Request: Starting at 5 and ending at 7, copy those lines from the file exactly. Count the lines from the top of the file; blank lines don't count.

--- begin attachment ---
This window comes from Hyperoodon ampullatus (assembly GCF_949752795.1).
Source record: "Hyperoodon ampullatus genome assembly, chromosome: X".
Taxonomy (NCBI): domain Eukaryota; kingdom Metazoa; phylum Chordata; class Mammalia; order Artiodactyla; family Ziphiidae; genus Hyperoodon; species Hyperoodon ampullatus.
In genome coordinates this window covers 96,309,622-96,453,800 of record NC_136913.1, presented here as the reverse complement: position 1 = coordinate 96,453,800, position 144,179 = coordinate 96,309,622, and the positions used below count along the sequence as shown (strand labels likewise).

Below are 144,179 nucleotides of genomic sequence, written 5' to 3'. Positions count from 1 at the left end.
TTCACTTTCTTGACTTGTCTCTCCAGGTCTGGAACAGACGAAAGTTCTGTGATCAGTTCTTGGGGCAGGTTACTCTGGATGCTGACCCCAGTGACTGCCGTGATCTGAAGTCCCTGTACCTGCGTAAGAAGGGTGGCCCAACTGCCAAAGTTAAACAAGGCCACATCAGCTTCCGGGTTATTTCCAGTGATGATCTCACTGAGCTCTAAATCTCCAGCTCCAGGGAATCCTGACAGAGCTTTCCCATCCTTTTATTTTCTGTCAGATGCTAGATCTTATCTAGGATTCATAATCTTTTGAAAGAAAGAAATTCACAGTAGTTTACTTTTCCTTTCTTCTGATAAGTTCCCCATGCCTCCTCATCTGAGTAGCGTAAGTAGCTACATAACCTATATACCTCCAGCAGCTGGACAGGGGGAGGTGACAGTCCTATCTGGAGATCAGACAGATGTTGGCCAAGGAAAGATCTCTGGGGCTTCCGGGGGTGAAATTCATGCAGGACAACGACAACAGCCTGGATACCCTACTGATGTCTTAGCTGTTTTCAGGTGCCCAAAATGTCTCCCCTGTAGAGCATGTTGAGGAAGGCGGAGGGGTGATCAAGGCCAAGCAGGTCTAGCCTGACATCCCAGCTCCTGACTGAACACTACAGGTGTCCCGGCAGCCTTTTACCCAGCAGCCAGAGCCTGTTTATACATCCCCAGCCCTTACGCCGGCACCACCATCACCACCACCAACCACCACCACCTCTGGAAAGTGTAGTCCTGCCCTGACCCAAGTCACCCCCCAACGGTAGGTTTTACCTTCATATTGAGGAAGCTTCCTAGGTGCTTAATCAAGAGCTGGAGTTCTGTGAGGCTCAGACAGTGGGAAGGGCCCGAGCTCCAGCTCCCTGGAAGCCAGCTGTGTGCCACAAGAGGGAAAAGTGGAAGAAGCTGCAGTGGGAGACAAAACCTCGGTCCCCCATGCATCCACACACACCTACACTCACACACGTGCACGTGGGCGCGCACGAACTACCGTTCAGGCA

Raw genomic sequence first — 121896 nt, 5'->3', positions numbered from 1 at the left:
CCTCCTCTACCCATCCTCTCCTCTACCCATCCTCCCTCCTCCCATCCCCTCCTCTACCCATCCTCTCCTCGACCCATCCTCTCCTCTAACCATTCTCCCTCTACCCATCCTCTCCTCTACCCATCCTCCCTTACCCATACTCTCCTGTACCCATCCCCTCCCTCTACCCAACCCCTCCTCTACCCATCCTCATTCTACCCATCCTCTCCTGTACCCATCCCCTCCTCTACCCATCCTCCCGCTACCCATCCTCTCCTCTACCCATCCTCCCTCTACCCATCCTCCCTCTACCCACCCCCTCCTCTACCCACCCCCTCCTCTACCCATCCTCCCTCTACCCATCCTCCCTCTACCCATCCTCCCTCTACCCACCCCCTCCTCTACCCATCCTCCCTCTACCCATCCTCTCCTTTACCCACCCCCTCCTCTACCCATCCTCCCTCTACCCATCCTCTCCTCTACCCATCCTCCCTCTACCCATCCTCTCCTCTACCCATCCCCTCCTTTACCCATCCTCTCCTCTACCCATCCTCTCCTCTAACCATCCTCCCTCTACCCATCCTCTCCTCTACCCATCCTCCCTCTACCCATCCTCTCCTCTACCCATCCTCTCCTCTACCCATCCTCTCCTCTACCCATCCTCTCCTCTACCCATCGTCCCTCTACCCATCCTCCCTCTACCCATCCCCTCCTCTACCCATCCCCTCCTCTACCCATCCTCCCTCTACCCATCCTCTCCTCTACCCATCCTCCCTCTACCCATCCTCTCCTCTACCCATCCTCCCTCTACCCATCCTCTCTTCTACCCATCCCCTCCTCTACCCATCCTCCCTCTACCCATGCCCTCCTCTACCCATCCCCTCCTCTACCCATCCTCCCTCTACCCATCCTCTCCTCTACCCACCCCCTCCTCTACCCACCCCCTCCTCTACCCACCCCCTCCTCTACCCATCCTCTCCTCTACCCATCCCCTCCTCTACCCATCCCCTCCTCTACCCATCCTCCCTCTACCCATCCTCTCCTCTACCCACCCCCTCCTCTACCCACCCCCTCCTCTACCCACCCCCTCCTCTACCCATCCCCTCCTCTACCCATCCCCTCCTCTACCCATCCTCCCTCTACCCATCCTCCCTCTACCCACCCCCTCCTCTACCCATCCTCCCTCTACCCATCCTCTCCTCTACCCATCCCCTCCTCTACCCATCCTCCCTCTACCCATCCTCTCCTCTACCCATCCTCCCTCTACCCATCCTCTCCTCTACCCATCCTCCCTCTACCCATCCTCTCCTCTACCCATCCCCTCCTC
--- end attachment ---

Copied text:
Below are 144,179 nucleotides of genomic sequence, written 5' to 3'. Positions count from 1 at the left end.
TTCACTTTCTTGACTTGTCTCTCCAGGTCTGGAACAGACGAAAGTTCTGTGATCAGTTCTTGGGGCAGGTTACTCTGGATGCTGACCCCAGTGACTGCCGTGATCTGAAGTCCCTGTACCTGCGTAAGAAGGGTGGCCCAACTGCCAAAGTTAAACAAGGCCACATCAGCTTCCGGGTTATTTCCAGTGATGATCTCACTGAGCTCTAAATCTCCAGCTCCAGGGAATCCTGACAGAGCTTTCCCATCCTTTTATTTTCTGTCAGATGCTAGATCTTATCTAGGATTCATAATCTTTTGAAAGAAAGAAATTCACAGTAGTTTACTTTTCCTTTCTTCTGATAAGTTCCCCATGCCTCCTCATCTGAGTAGCGTAAGTAGCTACATAACCTATATACCTCCAGCAGCTGGACAGGGGGAGGTGACAGTCCTATCTGGAGATCAGACAGATGTTGGCCAAGGAAAGATCTCTGGGGCTTCCGGGGGTGAAATTCATGCAGGACAACGACAACAGCCTGGATACCCTACTGATGTCTTAGCTGTTTTCAGGTGCCCAAAATGTCTCCCCTGTAGAGCATGTTGAGGAAGGCGGAGGGGTGATCAAGGCCAAGCAGGTCTAGCCTGACATCCCAGCTCCTGACTGAACACTACAGGTGTCCCGGCAGCCTTTTACCCAGCAGCCAGAGCCTGTTTATACATCCCCAGCCCTTACGCCGGCACCACCATCACCACCACCAACCACCACCACCTCTGGAAAGTGTAGTCCTGCCCTGACCCAAGTCACCCCCCAACGGTAGGTTTTACCTTCATATTGAGGAAGCTTCCTAGGTGCTTAATCAAGAGCTGGAGTTCTGTGAGGCTCAGACAGTGGGAAGGGCCCGAGCTCCAGCTCCCTGGAAGCCAGCTGTGTGCCACAAGAGGGAAAAGTGGAAGAAGCTGCAGTGGGAGACAAAACCTCGGTCCCCCATGCATCCACACACACCTACACTCACACACGTGCACGTGGGCGCGCACGAACTACCGTTCAGGCA

Raw genomic sequence first — 121896 nt, 5'->3', positions numbered from 1 at the left: